miércoles, 29 de julio de 2009

Little Bessie


Little Bessie was nearly three years old. She was a good child, and not shallow, not frivolous, but meditative and thoughtful, and much given to thinking out the reasons of things and trying to make them harmonise with results. One day she said --

"Mamma, why is there so much pain and sorrow and suffering? What is it all for?"

It was an easy question, and mamma had no difficulty in answering it:

"It is for our good, my child. In His wisdom and mercy the Lord sends us these afflictions to discipline us and make us better."

"Is it He that sends them?"

"Yes."

"Does He send all of them, mamma?"

"Yes, dear, all of them. None of them comes by accident; He alone sends them, and always out of love for us, and to make us better."

"Isn't it strange!"

"Strange? Why, no, I have never thought of it in that way. I have not heard any one call it strange before. It has always seemed natural and right to me, and wise and most kindly and merciful."

"Who first thought of it like that, mamma? Was it you?"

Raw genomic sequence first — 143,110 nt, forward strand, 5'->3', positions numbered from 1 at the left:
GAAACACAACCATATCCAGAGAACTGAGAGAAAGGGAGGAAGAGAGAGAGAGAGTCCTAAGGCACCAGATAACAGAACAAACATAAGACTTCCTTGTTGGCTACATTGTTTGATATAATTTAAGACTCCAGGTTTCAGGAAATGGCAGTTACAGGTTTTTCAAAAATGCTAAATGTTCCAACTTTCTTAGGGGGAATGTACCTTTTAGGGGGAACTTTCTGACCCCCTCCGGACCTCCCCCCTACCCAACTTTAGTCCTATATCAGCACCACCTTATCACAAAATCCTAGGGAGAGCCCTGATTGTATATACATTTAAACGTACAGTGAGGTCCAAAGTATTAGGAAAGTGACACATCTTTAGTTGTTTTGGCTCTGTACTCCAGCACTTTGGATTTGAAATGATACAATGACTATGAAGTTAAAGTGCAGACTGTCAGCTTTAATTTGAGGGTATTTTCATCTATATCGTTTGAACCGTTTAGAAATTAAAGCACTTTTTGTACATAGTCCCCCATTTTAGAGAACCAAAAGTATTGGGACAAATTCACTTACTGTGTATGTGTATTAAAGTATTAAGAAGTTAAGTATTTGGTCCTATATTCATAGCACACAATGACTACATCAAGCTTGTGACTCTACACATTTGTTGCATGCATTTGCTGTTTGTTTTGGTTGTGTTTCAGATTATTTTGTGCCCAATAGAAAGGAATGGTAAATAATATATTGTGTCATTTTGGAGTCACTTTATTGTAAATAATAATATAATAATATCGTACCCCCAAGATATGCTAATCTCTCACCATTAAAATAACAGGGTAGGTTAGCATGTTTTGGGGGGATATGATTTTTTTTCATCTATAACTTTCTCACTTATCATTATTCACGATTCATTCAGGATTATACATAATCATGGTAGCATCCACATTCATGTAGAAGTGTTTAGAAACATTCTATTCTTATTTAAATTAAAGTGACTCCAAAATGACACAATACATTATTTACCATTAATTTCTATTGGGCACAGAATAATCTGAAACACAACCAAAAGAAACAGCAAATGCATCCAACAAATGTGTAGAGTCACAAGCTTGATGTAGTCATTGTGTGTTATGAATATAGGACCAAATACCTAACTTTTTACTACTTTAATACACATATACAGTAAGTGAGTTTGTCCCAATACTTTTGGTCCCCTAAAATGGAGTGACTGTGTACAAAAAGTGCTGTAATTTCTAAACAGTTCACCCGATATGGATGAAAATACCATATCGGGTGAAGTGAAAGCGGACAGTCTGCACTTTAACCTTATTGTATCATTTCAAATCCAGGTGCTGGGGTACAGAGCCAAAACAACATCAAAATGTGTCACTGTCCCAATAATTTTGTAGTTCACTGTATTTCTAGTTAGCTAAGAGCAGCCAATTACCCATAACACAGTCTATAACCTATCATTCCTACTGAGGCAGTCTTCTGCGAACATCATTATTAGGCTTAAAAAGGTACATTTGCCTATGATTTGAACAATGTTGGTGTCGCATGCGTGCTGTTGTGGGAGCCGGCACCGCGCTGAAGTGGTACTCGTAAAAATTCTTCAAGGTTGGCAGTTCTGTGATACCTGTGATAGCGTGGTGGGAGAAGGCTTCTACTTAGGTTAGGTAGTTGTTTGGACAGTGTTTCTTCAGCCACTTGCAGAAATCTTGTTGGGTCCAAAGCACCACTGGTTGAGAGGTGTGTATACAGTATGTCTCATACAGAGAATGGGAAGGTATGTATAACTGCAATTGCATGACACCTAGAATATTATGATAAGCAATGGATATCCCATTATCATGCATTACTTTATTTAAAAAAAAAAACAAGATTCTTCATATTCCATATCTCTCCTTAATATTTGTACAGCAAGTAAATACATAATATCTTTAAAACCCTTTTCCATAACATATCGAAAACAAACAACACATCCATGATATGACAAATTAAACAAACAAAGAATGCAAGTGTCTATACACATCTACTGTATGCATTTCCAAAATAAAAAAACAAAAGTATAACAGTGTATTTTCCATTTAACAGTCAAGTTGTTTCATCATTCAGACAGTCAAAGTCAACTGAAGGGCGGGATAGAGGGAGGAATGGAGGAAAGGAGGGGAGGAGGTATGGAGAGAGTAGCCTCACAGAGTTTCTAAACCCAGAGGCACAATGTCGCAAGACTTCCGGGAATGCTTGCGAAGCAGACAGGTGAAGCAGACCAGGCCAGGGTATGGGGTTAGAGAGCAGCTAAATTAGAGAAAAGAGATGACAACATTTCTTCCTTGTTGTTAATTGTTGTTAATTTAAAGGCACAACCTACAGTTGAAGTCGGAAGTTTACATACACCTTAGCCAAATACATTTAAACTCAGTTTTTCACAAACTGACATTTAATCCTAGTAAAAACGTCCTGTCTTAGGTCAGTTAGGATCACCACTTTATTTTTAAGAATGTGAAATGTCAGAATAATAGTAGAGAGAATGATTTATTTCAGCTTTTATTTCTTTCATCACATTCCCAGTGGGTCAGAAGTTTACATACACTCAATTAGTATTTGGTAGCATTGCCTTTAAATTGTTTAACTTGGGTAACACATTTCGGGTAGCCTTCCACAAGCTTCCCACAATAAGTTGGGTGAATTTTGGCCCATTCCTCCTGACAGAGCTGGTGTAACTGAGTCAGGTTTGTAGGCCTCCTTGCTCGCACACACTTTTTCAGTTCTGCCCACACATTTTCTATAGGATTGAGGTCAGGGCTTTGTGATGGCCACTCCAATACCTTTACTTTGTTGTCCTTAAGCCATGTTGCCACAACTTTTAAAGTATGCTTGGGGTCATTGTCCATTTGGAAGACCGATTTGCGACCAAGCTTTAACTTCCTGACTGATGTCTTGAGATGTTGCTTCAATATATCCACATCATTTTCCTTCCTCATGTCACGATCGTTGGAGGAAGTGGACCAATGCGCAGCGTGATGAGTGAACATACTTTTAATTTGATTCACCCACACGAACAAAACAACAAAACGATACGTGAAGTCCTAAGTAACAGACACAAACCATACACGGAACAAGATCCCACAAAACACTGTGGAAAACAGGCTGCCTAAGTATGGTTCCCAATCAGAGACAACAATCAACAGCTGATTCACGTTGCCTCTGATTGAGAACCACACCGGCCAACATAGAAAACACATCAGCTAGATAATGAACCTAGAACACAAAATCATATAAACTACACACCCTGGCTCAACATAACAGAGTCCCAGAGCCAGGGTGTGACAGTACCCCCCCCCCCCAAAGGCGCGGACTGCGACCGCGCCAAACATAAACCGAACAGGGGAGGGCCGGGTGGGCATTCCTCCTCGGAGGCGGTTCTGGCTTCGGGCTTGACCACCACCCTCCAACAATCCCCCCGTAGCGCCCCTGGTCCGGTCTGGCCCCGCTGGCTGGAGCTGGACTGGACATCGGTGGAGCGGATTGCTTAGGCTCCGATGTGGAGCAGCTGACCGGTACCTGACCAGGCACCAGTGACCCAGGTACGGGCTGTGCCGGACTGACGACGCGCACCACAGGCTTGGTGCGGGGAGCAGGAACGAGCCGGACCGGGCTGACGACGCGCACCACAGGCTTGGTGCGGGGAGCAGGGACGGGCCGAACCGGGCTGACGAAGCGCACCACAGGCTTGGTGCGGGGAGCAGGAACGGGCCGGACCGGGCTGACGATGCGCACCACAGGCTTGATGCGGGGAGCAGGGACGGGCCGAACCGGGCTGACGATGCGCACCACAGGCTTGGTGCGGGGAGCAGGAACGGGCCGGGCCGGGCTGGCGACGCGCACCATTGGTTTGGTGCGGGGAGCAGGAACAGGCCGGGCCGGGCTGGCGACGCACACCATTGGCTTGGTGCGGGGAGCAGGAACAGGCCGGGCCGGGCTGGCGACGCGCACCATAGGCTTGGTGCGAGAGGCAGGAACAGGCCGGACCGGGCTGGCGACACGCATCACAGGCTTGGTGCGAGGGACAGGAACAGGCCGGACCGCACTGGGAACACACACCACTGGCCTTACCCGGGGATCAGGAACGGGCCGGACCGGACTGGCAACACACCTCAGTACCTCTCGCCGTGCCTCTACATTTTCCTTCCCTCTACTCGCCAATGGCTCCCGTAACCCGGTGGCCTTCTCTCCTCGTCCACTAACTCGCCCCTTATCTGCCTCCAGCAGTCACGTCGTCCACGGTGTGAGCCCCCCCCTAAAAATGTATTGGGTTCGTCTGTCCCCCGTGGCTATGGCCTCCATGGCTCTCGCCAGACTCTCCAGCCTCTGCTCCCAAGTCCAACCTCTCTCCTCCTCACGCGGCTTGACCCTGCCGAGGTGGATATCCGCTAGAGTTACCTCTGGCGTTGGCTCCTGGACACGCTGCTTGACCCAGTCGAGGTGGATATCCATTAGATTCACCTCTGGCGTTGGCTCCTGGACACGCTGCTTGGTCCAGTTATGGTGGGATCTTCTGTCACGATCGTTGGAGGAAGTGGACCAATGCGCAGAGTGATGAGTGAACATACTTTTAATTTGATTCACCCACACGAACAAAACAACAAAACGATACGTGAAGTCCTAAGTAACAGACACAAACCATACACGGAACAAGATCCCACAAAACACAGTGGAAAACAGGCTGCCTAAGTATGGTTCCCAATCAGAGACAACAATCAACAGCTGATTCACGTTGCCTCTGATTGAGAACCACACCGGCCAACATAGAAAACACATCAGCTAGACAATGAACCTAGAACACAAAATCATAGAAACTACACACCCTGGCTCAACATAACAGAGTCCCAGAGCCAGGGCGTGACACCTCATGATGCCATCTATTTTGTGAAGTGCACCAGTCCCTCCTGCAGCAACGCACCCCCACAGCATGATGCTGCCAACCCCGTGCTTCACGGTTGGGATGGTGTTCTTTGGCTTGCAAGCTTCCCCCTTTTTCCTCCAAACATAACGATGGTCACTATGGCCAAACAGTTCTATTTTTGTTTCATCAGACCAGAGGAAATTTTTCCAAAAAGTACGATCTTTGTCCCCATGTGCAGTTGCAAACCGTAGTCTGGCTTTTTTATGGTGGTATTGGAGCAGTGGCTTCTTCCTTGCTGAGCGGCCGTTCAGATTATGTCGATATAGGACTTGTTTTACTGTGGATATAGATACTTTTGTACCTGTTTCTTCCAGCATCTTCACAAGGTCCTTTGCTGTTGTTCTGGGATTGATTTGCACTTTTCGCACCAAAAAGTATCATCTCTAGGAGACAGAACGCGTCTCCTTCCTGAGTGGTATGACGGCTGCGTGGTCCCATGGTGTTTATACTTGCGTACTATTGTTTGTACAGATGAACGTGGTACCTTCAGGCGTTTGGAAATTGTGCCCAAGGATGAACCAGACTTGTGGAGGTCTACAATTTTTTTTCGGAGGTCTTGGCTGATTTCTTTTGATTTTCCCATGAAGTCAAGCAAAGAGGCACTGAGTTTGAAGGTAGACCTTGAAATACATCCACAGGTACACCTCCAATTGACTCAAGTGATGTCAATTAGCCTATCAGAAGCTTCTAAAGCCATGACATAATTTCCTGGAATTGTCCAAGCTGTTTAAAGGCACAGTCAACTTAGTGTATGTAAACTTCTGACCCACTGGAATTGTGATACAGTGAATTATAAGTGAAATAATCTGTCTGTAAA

"Oh, no, child, I was taught it."

"Who taught you so, mamma?"

"Why, really, I don't know -- I can't remember. My mother, I suppose; or the preacher. But it's a thing that everybody knows."

"Well, anyway, it does seem strange. Did He give Billy Norris the typhus?"

"Yes."

"What for?"

"Why, to discipline him and make him good."

"But he died, mamma, and so it couldn't make him good."

"Well, then, I suppose it was for some other reason. We know it was a good reason, whatever it was."

"What do you think it was, mamma?"

"Oh, you ask so many questions! I think; it was to discipline his parents."

"Well, then, it wasn't fair, mamma. Why should his life be taken away for their sake, when he wasn't doing anything?"

"Oh, I don't know! I only know it was for a good and wise and merciful reason."

"What reason, mamma?"

"I think -- I think -- well, it was a judgment; it was to punish them for some sin they had committed."

"But he was the one that was punished, mamma. Was that right?"